• Rotten Tomatoes scores increasingly impact directors’ job opportunities, according to a report from
  • One director representative says that critical acclaim is ”
    ” with studios using the scores to decide who to hire.
  • Rotten Tomatoes scores coming into prominence in studio decision-making mirrors their previous approach to box office.

Rotten Tomatoes has become increasingly important in directors getting more jobs, according to a new report. The review-aggregator website, which was originally launched in 1998, calculates a score out of 100% to assess the proportion of positive and negative reviews for a given movie or television title, with anything 60% and above considered “Fresh,” or generally positive. Although other aggregator sites like Metacritic have found success alongside it in the years since it was launched, Rotten Tomatoes remains one of the most prominent online resources for measuring critical reception in the entertainment industry.

The Hollywood Reporter recently ran a report about the difficulties directors are facing in finding new projects. A director representative who was interviewed for the piece shared their opinion that “critical acclaim is now gamified.” They revealed that the Rotten Tomatoes scores for directors‘ previous works are a go-to resource for producers deciding who to hire, and it “inevitably affects decision-making.” An executive’s rebuttal supports this claim but seemingly defends the process, sharing that when picking a director, “all you have is their past work and a meeting.” Read their full quotes below:

Director Representative:
Critical acclaim is now gamified. The Rotten Tomatoes score is the first thing people look at when I go pitch a director. It inevitably affects decision-making around hiring a director.
When you hire a director, all you have is their past work and a meeting.

Is Using Rotten Tomatoes To Judge A Director Worse Than Using Box Office?

This Rotten Tomatoes Development May Be A Lateral Move For Studios

Willy Wonka (Timothee Chalamet) in a still from Wonka set against a Rotten Tomatoes logo background

There are several issues inherent to using Rotten Tomatoes as an objective measure for the quality of a movie or television show. The first is that the demographic diversity of the critics hired at publications that are included in the Rotten Tomatoes aggregator does not always reflect the diversity of audiences interested in a particular title. Another issue, among many others, is the fact that a 50% score, which is deemed “Rotten,” still means that a movie was enjoyed by half the critics who watched it, a grey area that isn’t accurately reflected by the splat the title receives.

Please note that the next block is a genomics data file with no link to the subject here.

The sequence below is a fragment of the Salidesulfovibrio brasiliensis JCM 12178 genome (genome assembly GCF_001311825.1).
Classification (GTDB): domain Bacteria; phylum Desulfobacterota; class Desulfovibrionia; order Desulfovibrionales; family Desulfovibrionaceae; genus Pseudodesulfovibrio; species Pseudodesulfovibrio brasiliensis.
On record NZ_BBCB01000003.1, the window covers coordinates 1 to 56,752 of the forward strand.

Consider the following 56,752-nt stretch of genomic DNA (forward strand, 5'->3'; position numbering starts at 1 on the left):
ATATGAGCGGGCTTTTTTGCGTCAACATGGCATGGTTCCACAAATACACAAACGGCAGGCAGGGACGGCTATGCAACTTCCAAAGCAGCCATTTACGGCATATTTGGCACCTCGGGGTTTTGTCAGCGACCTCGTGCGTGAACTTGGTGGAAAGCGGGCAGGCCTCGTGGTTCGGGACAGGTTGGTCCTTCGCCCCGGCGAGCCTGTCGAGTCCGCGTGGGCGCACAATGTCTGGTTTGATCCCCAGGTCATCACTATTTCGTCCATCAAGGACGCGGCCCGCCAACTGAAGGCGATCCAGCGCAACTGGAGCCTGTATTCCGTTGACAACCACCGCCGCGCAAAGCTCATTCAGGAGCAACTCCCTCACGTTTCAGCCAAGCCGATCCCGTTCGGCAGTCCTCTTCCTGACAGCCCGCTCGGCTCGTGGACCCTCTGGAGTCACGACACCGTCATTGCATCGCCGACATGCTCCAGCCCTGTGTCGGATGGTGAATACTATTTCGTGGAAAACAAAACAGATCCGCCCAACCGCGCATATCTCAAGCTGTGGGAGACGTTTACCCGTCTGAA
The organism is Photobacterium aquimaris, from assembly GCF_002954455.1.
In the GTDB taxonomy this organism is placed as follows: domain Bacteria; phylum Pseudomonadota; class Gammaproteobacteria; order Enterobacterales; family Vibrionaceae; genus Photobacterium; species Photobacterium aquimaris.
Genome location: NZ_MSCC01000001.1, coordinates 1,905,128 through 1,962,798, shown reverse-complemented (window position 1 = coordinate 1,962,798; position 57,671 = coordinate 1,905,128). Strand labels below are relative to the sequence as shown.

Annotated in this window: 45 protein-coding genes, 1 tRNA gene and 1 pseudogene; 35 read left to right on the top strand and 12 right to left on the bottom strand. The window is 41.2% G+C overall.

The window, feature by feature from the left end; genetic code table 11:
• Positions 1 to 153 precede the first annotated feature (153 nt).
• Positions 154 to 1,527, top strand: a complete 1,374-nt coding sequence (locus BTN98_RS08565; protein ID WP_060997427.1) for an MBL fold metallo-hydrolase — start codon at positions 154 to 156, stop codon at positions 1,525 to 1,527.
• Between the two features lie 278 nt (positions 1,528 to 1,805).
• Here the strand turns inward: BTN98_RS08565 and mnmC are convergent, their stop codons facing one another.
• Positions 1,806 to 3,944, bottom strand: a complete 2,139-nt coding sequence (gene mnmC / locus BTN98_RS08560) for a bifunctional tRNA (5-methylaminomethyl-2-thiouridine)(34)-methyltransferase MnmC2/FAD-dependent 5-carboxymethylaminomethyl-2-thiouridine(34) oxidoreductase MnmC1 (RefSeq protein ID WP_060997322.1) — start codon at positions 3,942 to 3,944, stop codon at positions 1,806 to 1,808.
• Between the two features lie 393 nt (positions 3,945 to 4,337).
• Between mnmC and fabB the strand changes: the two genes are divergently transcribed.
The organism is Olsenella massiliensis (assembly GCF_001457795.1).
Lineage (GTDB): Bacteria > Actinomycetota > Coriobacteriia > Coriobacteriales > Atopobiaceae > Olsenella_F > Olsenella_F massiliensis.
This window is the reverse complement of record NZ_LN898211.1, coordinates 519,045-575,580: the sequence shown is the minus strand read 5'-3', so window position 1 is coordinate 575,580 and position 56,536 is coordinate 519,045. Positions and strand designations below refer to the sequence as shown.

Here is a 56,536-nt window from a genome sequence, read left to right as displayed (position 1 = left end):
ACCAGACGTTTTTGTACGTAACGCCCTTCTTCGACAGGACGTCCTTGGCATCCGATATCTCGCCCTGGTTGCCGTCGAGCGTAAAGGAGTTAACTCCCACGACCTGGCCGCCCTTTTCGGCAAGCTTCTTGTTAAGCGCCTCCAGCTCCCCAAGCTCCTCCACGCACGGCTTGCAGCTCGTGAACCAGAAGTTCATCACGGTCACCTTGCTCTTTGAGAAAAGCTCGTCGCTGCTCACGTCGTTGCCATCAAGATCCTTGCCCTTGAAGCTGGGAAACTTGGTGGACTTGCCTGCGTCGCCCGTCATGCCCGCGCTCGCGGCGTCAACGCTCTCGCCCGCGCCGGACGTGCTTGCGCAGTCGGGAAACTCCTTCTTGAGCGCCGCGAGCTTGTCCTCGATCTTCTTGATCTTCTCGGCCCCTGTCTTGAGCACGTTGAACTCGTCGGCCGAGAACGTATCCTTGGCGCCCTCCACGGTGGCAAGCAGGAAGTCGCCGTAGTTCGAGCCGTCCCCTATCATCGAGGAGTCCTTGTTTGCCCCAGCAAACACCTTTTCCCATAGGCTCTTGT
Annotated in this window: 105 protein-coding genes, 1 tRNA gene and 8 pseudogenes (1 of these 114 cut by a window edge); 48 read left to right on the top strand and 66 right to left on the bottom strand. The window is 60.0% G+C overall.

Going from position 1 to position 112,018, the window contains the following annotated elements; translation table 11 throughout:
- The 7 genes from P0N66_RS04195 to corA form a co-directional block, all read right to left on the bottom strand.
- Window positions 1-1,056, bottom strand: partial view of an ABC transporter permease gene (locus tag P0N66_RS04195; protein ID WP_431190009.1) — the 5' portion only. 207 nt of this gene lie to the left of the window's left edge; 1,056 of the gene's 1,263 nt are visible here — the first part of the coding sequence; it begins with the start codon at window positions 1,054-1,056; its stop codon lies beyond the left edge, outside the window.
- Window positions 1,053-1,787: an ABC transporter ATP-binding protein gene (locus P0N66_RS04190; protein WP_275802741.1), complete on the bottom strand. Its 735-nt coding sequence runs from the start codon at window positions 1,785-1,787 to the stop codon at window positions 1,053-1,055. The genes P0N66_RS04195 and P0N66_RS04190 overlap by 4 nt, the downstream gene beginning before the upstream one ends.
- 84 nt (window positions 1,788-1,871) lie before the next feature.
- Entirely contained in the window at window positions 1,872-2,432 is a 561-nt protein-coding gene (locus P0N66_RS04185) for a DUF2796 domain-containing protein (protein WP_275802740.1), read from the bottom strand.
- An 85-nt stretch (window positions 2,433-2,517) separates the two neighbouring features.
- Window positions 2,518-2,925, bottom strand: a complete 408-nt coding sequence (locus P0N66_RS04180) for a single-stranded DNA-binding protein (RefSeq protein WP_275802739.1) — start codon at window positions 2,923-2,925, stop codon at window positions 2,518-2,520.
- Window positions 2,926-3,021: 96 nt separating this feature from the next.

6 Movie Franchises With Impressive Rotten Tomatoes Streaks

Most movie franchises are up and down in terms of critical reception, but a few manage to maintain consistently good Rotten Tomatoes scores.

The site’s flaws could negatively impact the careers of directors who aren’t critical darlings. However, using divisive Rotten Tomatoes scores to guide the hiring process may not be any less accurate than another studio go-to for determining success, which is box office. Both methods of measuring a director’s success are fickle and require a broader context, though one isn’t necessarily shakier than the other. Below, see the Top 10 highest-grossing movies of 2023 at the worldwide box office compared to their Rotten Tomatoes critic scores and where they rank in the Rotten Tomatoes Top 30 for 2023, if applicable:

BO Rank


RT Score

RT Rank






The Super Mario Bros. Movie








Guardians of the Galaxy Vol. 3




Fast X




Spider-Man: Across the Spider-Verse








The Little Mermaid




Mission: Impossible – Dead Reckoning Part One







This comparison shows that using Rotten Tomatoes as the only measure of success would probably turn out significantly different results from using box office. However, both measures are somewhat haphazard and represent a great deal of luck of the draw for any given director. For instance, while titles like Wonka and Elemental performed well commercially, titles that performed well critically but didn’t make Top 10 appearances include Air, Past Lives, and The Holdovers. Ultimately, it seems like it would be best if studios used both methods plus a broader cultural and historical context for deciding what director to hire.

Source: THR

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